Living with Back Pain : a Biopsychosocial Analysis of Contributing Factors

Oraison, Humberto Manuel (2016) Living with Back Pain : a Biopsychosocial Analysis of Contributing Factors. PhD thesis, Victoria University.


Back pain is a major health problem in the Western World impacting on individuals, their families and the whole society. Back pain causes significant economic costs due to health expenses and absenteeism from work. Most cases of back pain respond well to treatments and are resolved within weeks. However, some individuals do not respond well to medical treatments and experience persistent back pain that becomes chronic in nature. Chronic back pain is characterised by its duration and its poor response to medical interventions. The literature researched indicated that in most cases the experience of chronic back pain is heavily influenced by psychosocial factors, which impact on individuals more than the original injury or disease. There is limited literature in relation to biopsychosocial factors and treatment up-take. The aim of this study was to explore the impact of biopsychosocial factors in the experience of chronic back pain. It was hypothesised that biopsychosocial factors would have an impact on the number of treatments received and the level of disability reported. A total of 201 adult participants (men and women) completed a battery of questionnaires that collected demographic information, psychological distress, social support, pain levels and disability scores. The findings indicated that psychosocial factors had a greater impact on the number of treatment sessions and reported disability than level and/or duration of pain. Education level was the strongest marker for both hypotheses with tertiary educated participants reporting significantly higher numbers of treatment sessions and lower disability scores. The findings of this study supported the Biopsychosocial Model of Health and the Theory of Social Causation. In addition, the findings supported previous research that advocated that a diagnosis of chronic back pain is a unique condition different from acute or temporary pain. Furthermore, the findings supported the creation of new diagnostic and measurement tools for chronic back that include psychological and social measures in addition to biological indicators. Finally, the findings offered renewed backing for interdisciplinary approaches to the treatment of chronic back pain in light to its multifaceted nature.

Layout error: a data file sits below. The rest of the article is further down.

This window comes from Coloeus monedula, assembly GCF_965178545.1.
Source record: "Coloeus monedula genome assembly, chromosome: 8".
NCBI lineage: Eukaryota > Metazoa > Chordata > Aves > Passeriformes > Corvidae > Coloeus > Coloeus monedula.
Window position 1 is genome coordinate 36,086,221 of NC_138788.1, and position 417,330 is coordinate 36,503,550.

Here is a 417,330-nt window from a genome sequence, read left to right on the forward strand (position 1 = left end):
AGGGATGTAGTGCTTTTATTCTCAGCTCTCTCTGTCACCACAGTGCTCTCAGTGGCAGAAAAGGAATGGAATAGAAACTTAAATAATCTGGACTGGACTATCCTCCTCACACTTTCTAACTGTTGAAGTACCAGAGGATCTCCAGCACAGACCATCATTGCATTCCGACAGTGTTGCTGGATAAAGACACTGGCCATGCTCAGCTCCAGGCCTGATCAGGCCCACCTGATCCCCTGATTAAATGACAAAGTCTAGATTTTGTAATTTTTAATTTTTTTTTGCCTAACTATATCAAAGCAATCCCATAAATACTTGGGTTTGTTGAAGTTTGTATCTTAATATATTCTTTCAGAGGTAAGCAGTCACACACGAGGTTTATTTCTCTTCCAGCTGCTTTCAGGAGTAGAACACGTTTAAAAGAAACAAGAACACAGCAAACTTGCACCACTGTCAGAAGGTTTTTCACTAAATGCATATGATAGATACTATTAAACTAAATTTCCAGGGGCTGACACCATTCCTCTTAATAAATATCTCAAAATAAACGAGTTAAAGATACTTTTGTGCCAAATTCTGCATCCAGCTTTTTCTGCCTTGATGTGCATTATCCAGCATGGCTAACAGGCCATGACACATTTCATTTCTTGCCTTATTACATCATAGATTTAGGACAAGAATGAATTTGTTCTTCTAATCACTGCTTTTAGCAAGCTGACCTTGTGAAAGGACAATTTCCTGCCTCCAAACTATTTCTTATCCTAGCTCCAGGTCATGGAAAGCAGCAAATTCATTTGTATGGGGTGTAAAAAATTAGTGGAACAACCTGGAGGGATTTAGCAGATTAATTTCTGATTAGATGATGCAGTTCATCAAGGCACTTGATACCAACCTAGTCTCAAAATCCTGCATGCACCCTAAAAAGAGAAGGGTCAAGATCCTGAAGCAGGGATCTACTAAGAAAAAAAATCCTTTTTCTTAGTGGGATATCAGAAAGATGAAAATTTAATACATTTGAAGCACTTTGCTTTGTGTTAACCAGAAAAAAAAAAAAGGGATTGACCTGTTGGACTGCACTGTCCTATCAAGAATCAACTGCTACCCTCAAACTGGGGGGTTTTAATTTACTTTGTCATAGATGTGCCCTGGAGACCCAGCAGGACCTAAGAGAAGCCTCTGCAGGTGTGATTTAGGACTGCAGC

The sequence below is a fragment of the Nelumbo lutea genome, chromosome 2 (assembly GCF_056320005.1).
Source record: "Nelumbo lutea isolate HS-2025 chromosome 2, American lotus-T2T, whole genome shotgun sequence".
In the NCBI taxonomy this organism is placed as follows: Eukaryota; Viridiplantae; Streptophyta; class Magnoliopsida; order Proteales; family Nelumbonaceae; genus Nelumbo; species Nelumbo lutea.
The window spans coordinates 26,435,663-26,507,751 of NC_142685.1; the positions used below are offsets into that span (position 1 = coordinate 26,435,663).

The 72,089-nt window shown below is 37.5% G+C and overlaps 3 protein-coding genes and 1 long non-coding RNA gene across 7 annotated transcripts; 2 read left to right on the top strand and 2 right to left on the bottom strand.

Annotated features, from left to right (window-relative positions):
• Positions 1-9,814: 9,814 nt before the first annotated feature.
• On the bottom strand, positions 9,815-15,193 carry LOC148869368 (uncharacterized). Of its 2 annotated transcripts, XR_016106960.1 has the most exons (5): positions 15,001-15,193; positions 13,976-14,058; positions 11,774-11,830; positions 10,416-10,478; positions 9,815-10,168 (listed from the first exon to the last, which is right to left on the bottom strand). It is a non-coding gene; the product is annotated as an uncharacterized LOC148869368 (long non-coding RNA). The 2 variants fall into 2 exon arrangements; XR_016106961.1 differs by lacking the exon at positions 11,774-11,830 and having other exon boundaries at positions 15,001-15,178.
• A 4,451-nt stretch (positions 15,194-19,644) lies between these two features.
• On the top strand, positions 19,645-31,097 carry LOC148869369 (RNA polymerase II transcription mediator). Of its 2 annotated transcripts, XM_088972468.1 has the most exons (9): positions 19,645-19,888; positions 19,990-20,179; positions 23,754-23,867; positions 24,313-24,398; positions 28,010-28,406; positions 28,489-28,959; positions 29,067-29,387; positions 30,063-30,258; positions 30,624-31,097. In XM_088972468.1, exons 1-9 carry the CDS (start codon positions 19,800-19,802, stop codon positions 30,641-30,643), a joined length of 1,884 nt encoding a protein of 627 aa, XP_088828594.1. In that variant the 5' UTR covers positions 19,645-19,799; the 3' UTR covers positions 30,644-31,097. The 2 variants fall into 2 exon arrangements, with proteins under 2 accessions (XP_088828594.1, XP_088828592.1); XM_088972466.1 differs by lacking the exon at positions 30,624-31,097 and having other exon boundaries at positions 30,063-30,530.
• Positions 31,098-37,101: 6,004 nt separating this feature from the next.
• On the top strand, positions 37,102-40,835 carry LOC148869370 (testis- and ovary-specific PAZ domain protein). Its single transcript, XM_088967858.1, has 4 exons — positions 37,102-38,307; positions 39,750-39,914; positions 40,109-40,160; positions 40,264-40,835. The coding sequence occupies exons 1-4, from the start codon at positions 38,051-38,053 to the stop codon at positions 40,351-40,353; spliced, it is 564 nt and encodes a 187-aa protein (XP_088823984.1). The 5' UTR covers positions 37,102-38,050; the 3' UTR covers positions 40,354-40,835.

Item type Thesis (PhD thesis)
Subjects Historical > FOR Classification > 1608 Sociology
Historical > FOR Classification > 1701 Psychology
Historical > Faculty/School/Research Centre/Department > College of Arts
Keywords pain management, socio-economic status, culture, wellbeing, social support, education, BPS, socio-demographic, social factors, psychological contributors, depression, anxiety, life control, affective distress, functionality, work, employment, living arrangements, Australia
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